F. When governments claim they are ending oppression by the powerful and wealthy, they almost always replace our God-given freedoms with government oppression and control of our lives. The Bible says that “The Lord is my Shepherd” (Psalm 23:1). It does not give that responsibility to the government. The “Liberation Theology” promoted by the WCC in nations around the world has largely led to more government oppression, economic decline and religious persecution.

G. As Christians are involved as good citizens in their respective countries, they should, as much as they are able, vote for candidates who advocate that which is right and good. They should speak against evil and for righteousness. Isaiah 58:1, says: “Cry aloud, spare not, lift up thy voice like a trumpet, and shew my people their transgression, and the house of Jacob their sins.”

The International Council of Christian Churches, meeting in its 20th World Congress, from January 22-29, 2020, in Puerto Montt, Chile, calls on Bible-believing Christians and churches everywhere to reject the false gospel of the World Council of Churches, and to conduct themselves only according to the clear principles of the inspired, infallible and inerrant Word of God, some of which have been mentioned above.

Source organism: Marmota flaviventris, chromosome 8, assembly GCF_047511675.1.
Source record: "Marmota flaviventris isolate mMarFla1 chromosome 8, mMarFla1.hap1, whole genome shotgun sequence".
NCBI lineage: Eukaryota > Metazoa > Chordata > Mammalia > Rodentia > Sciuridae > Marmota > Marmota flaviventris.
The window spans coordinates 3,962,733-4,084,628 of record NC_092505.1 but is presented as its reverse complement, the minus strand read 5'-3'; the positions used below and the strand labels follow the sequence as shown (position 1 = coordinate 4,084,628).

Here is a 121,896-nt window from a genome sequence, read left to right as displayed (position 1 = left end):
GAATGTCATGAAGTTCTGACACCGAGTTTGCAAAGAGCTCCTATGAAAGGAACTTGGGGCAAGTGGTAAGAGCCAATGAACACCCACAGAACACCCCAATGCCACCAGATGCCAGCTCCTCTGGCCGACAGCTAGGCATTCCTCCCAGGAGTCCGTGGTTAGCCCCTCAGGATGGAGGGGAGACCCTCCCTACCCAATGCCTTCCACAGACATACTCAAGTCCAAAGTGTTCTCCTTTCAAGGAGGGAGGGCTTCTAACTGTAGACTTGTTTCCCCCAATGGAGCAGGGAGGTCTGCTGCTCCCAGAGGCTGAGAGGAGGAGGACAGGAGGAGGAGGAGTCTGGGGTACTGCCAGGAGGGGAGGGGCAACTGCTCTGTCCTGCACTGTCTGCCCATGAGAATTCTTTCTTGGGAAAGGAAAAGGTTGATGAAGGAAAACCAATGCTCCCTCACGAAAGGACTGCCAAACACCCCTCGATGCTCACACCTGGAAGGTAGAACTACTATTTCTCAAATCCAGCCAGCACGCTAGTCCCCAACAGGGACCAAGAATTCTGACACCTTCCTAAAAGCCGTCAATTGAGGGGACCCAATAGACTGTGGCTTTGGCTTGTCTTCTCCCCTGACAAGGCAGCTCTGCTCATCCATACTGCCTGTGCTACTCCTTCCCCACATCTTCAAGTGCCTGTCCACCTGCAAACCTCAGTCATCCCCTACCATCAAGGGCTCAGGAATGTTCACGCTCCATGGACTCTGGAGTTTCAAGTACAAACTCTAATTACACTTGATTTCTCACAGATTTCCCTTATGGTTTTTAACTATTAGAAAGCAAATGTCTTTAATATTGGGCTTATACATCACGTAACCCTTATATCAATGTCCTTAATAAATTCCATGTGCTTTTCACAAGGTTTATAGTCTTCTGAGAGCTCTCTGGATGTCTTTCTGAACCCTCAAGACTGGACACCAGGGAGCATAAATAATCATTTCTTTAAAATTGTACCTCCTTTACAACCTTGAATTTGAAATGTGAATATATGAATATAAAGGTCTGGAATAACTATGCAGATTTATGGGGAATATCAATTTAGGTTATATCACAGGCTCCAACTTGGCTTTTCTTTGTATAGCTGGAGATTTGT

Manmade schemes to “bring in the Kingdom of God” will always fail. May the transformation we seek be that described by the Apostle Paul in Colossians 1:13: “Who hath delivered us from the power of darkness, and hath translated us into the kingdom of his dear Son.” Let us actively seek to fulfill the Great Commission of Jesus Christ to preach the true Gospel of Jesus Christ to every creature. The theme verse of this 20th World Congress of the ICCC is 1 John 4:10: “Herein is love, not that we loved God, but that he loved us, and sent his Son to be the propitiation for our sins.” This is the only hope for our sin cursed world.